Using the same rational – that Q1 2020 contained the prior economy recovery's peak and that Q3 2020 clearly reflected strides forward in all the key economic performance indicators – Q2 gets tagged as the quarterly trough in the COVID Recession of 2020. Importantly, per NBER, two consecutive quarters of decline in real GDP are not necessary, by definition, to qualify a recession, nor to define its duration.

Now, housing, as people who eat, sleep, and breathe it know, did more than its fair share – second, maybe to Uncle Sam – to turn the economy around last year on a dime. Here's a passage from the Congressional Research Service that shows how powerfully residential construction and development – declared essential ongoing services and supported with extraordinary economic and financial stimulus – impacted the stabilization and rebound.

Source: Congressional Research Service
As of 2020, spending on residential fixed investment was about $885 billion, accounting for about 4.2% of GDP. Second, GDP includes all spending on housing services, which includes renters’ rents and utilities and homeowners’ imputed rent and utility payments. As of 2020, spending on housing services was about $2.8 trillion, accounting for 13.3% of GDP. Taken together, spending within the housing market accounted for 17.5% of GDP in 2020.

No doubt, a major contributor at a time the nation so needed an industry to rise up. And housing did so. Still, a serious challenge runs beneath and through these economic broad strokes and positive notes, and that is that the data are pinned to means and averages that can distort a realer, fuller accounting for both the economic damage of the pandemic and its more lasting, more ruinous impacts.

Calling the COVID Recession a record-breaker in brevity may be precise through the lens of the measurables that reflect healthy economic conditions on average. However, a K Recession and a K Recovery – one that leaves millions on the sidelines of long-term unemployment, and millions more forced altogether out of the labor participation count due to either pandemic-related premature, involuntary retirement or family obligations.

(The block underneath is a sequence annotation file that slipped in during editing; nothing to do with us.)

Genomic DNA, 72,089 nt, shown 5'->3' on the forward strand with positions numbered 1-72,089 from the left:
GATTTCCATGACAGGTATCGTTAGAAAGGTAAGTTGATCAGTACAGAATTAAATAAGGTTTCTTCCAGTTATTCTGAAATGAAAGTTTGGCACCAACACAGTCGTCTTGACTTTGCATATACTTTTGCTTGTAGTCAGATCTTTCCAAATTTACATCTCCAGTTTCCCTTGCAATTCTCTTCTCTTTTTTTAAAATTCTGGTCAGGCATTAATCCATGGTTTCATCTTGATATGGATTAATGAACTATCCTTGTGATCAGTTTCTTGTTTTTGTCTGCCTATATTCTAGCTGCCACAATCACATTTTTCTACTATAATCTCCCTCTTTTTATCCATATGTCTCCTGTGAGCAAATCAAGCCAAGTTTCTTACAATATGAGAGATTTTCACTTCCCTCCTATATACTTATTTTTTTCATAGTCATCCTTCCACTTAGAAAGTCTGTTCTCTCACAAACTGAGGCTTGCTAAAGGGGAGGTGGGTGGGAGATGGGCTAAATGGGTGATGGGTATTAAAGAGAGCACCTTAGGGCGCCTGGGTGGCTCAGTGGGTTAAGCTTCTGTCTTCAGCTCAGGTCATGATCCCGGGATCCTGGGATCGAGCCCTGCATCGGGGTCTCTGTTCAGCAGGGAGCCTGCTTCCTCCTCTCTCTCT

Bloomberg correspondent Catarina Saraiva writes that for both jobs and real estate, levels of inequality widened during the course of the pandemic recession and recovery:

The diverging strokes of the letter K represent the differing fortunes of the haves and have-nots following the deepest recession in decades. As joblessness surged and many households struggled to pay the bills, plenty of Americans were able to work from home and benefit from a sharp rise in asset values. Unprecedented stimulus from the Federal Reserve kept mortgage rates low and encouraged investors to buy equities. America’s richest people have seen their fortunes balloon.

Even as talk of yet another recession – this one following on the heels of Central Bank attempts to manage inflation by raising the costs to borrow and leverage debt on debt for growth – rises in volume, some fair number of Americans are celebrating history's shortest recession on record.

For others, the trough is a condition that shows no glimmer of improvement.

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ABOUT THE AUTHOR

John McManus

John McManus

President and Founder

John McManus, founder and president of The Builder’s Daily, is an award-winning editorial, programming, and digital content strategist. TBD's purpose is a community capable of constant improvement.